An Overview of Regenerating Orthopedic Tissue

Dr. Farshchian has served as the medical director at Miami, Florida’s Center for Regenerative Medicine for nearly 15 years. In this position Dr. Farshchian excels in all areas of orthopedic regenerative medicine.

Orthopedic injuries can result in long-term, if not permanent, damage to cartilage, intra-articular ligaments, and the meniscus. Sometimes even bone matter can fail to properly mend after serious orthopedic trauma. Medical professionals seeking to encourage regeneration of orthopedic tissue will focus on four important areas. At the cellular level, differentiated cells from the injured tissue can be used to help with tissue growth, though mesenchymal stem cells are also a major resource. There is some debate about the importance of the source of origin of cells used for regeneration; both embryonic and induced pluripotent stem cells show potential.

Critical to the regeneration of orthopedic tissue are morphogenetic signals. Generally, these signals originate from individual recombinant growth factors, if not native, platelet-rich plasma mixtures. A number of additional mixtures can be used to further stimulate morphogenetic signals. Smart scaffolds are also instrumental in sustaining effective, ongoing growth factors. Finally, mechanical practices to support regeneration deal with in vivo intrinsic biological processes.


Sisacroiliac Injections for Back Pain

At the Center for Regenerative Medicine in Miami, Medical Director Dr.Farshchian oversees a team of professionals who treat patients suffering from the pain of arthritis and injuries. The center specializes in nonsurgical sports medicine and orthopedics. To help patients attain a functional level of health, Dr. Farshchian utilizes various modalities of treatment and pain management for patients experiencing knee, shoulder, and back pain. Sisacroiliac injections are a standard form of therapy for back pain.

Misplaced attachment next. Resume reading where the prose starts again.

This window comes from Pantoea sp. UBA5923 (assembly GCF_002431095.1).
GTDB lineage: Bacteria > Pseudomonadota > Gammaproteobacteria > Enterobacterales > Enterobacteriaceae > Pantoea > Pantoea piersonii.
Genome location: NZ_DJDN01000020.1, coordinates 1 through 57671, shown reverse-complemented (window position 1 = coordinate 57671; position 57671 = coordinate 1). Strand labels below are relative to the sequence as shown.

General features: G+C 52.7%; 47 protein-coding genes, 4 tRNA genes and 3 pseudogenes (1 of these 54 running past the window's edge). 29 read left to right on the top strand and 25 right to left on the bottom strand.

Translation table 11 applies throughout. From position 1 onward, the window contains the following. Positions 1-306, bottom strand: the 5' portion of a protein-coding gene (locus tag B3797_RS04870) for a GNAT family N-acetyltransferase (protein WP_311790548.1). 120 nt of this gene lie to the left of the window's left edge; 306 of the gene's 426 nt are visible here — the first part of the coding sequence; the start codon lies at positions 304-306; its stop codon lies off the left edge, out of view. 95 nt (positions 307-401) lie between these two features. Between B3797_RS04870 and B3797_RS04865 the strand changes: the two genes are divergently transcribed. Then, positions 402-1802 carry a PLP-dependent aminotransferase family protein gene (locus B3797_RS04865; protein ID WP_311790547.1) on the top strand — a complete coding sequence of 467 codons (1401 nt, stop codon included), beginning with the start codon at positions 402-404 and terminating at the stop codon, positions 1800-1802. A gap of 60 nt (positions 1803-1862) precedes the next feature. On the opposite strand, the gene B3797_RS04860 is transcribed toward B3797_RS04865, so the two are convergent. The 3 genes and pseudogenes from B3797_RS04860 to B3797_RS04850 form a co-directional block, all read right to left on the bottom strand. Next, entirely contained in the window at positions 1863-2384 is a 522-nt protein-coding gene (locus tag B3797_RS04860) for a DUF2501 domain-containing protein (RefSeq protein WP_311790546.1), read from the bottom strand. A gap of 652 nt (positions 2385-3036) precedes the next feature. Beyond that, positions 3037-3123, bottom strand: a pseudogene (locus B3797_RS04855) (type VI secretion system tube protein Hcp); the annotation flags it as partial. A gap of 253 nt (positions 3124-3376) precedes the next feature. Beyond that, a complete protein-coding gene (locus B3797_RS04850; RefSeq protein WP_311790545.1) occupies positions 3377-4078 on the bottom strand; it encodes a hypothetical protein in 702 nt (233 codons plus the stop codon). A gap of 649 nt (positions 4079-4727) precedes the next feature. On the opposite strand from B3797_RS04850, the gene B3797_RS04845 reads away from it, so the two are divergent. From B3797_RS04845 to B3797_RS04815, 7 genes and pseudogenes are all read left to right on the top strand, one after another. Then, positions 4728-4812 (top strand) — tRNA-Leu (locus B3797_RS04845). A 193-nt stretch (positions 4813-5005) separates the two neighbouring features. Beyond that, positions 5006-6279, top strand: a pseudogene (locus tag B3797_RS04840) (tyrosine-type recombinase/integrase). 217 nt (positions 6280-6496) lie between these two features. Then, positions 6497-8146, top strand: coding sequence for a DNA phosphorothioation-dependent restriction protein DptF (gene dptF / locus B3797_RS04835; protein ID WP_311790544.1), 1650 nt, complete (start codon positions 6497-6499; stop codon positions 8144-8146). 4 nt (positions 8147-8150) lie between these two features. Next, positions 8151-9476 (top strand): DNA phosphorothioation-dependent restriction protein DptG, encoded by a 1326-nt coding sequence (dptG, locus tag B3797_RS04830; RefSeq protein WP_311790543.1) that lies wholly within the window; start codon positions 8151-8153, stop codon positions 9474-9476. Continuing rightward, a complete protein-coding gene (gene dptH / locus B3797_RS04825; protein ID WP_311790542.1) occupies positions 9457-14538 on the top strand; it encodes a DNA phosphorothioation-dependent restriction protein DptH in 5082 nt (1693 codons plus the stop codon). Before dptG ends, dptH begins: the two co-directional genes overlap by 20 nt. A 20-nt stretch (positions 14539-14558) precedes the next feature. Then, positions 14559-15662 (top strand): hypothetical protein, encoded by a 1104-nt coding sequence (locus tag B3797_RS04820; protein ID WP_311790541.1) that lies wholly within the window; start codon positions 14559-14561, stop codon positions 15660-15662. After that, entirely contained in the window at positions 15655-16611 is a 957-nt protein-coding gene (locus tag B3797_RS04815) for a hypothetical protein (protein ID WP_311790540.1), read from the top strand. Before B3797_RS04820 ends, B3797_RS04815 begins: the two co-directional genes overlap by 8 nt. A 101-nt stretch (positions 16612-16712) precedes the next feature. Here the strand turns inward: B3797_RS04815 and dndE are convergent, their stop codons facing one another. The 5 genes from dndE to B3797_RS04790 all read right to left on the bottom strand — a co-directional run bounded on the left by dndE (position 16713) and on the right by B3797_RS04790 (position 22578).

The sacroiliac joint connects the spine with the pelvis. Technically, it is the location where the iliac bones and the sacrum join. Physical problems in this area result from trauma or from injury sustained over a long period. In addition to injuries related to hard impact, other common sources of problems are arthritis, the wearing away of cartilage, and muscle tightness.

After diagnosis, physicians use various treatment options for sacroiliac joint pain, including applications of ice or heat, massage or physical therapy, and medication. For chronic problems, doctors often treat sacroiliac joint pain with injections. At the office of Dr. Farshchian, he and his staff use injections to relieve back pain from arthritis. With the patient lying face down, he first locates the problem area using touch and ultrasound technology. Next, he administers a local anesthetic to the skin and tissue surrounding the sacroiliac joint. Once the anesthetic has taken effect, he injects medication into the sacroiliac joint using a syringe. Unlike the more common treatments that contain steroid medication, he uses a solution of natural medications. In the final step, he covers the surface wound with a bandage.